The First Islamist President of Egypt



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Submitted by gconger on Sun, 06/24/2012 - 15:19

The First Islamist President of Egypt
24 June 2012
Dear friends,
Greetings in the Name of our Lord Jesus Christ! The majority of Egyptians have been holding their breath over the last few days. They were eagerly awaiting the announcement of the first president after the 25th of January Revolution. It was announced this afternoon, the 24th of June, that Mohammed Mursi won 51.7 percent of the votes, while his opponent Ahmed Shafiq won 48.3 percent.
By this close margin, Mursi became the first Islamist President in Egypt. Mursi, 60 years of age, was born in the Nile Delta. He is married and has five children and three grandchildren. He has a doctorate degree in space engineering from the University of Southern California. He has been an active member of the Muslim Brotherhood movement for many years. The Muslim Brotherhood is a political Islamic movement that started in Egypt in 1928, and is now an international network. Mursi became the President of the Muslim Brotherhood party, called the Freedom and Justice Party, which was established after the Revolution. He was arrested and imprisoned several times for short periods during Mubarak’s time. The last time was on the 28th of January 2011, and he was released by unknown people who opened the prison two days later.
Mursi promised to be a president for all Egyptians, to appoint a prime minister who is not from the Muslim Brotherhood, and moreover he promised to appoint a Christian vice-president. He made these promises to calm the widespread anxiety of the moderate Muslims and the Christians, who were hoping for a secular government. It is worth mentioning that over the last eight months, the Muslim Brotherhood has lost a lot of support because when they became the biggest party in the Egyptian parliament, they tried to dominate the committee which was responsible for writing the constitution. In addition, the Muslim Brotherhood promised that they would not nominate a presidential candidate; however they changed their mind and nominated Mursi. They also did not give any attention over the last year to the hardships of the Christians in Egypt. All of these reasons were behind the narrow margin in today’s election results.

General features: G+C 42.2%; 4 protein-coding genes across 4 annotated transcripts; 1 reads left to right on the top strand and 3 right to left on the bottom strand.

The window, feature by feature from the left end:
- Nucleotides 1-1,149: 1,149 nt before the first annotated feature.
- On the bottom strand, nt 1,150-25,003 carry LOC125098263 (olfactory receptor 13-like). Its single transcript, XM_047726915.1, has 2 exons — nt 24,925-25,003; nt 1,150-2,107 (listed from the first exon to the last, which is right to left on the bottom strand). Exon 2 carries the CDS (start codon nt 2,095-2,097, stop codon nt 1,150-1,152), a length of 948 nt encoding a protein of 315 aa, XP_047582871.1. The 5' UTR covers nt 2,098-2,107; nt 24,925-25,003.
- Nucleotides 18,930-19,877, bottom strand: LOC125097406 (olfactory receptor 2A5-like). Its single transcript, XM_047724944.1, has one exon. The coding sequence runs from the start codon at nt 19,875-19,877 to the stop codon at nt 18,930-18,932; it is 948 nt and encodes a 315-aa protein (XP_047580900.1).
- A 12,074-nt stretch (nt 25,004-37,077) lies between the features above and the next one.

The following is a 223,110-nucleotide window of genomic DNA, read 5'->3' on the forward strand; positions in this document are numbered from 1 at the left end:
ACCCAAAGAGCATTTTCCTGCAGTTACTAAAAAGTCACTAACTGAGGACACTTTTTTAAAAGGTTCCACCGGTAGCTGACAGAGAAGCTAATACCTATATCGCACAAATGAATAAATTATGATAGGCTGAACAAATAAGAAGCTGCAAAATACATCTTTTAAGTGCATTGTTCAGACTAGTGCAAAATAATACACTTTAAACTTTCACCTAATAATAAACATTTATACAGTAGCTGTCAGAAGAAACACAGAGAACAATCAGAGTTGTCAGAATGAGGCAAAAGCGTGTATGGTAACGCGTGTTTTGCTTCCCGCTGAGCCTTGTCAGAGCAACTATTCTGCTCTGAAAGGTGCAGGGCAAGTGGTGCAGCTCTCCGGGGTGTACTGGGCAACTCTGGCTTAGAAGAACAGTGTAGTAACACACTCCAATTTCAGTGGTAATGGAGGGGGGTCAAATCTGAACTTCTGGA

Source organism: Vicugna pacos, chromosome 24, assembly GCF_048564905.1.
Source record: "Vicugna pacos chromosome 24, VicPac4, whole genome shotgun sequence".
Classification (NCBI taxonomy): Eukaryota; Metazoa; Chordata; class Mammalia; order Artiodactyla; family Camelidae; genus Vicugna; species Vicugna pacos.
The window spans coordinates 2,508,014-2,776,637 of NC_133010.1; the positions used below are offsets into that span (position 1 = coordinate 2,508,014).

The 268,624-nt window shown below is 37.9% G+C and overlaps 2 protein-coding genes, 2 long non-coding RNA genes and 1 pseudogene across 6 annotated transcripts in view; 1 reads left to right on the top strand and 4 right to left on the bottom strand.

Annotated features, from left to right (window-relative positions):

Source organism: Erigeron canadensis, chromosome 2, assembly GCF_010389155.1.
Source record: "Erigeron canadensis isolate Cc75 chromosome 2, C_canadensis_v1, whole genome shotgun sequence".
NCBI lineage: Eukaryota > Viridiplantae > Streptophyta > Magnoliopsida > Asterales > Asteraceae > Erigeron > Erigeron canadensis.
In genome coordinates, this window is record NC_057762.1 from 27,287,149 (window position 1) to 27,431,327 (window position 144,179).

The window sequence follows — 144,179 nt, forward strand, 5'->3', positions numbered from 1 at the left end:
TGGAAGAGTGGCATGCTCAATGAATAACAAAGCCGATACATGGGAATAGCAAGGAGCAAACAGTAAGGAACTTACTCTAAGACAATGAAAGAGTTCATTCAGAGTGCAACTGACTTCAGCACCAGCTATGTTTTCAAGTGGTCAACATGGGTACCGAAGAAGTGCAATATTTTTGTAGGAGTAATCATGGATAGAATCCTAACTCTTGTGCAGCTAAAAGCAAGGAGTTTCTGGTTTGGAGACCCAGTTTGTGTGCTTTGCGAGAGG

The fear now is that Mursi will not fulfill his promises, and will try to control the government, the police and the upcoming parliamentary elections. If Egypt became an Islamic state, this will mean that Christians will be marginalized. It is true that today he withdrew from the Muslim Brotherhood Party; however he will continue to be influenced by their ideology. Some writers express their fears that if the Muslim Brotherhood gained control of Egypt, they will stay in power for more than 100 years.
The High Military Council, being aware of this anxiety, took several decisions last week to limit the authority of the incoming president, and to ensure that Egypt stays as a secular state. Either the Council, or 20% of the members of the committee that is writing the constitution, can object to any article of the constitution. The Constitutional Court will be responsible for making a final decision on such articles. Mursi will not have the upper hand over the army and the defense of the country, but he will be a member of a Council for Defence. I am aware that some Western governments are critical of these decisions; however we see them as important measures to guarantee a secular state.
We as a church accept the results of the election. We are committed to praying for Mursi, and we hope that he will fulfill his promises. We will continue to speak out if there is any deviation in our democratic journey. We trust in God and His promises in the middle of this uncertainty and anxiety. He promised that the gates of Hades will never overcome His church. Please pray for our beloved country Egypt.
May the Lord bless you! Yours in Christ, + Mouneer Egypt
The Most Rev. Dr. Mouneer Hanna Anis Bishop of the Episcopal / Anglican Diocese of Egypt with North Africa and the Horn of Africa President Bishop of the Episcopal / Anglican Province of Jerusalem and the Middle East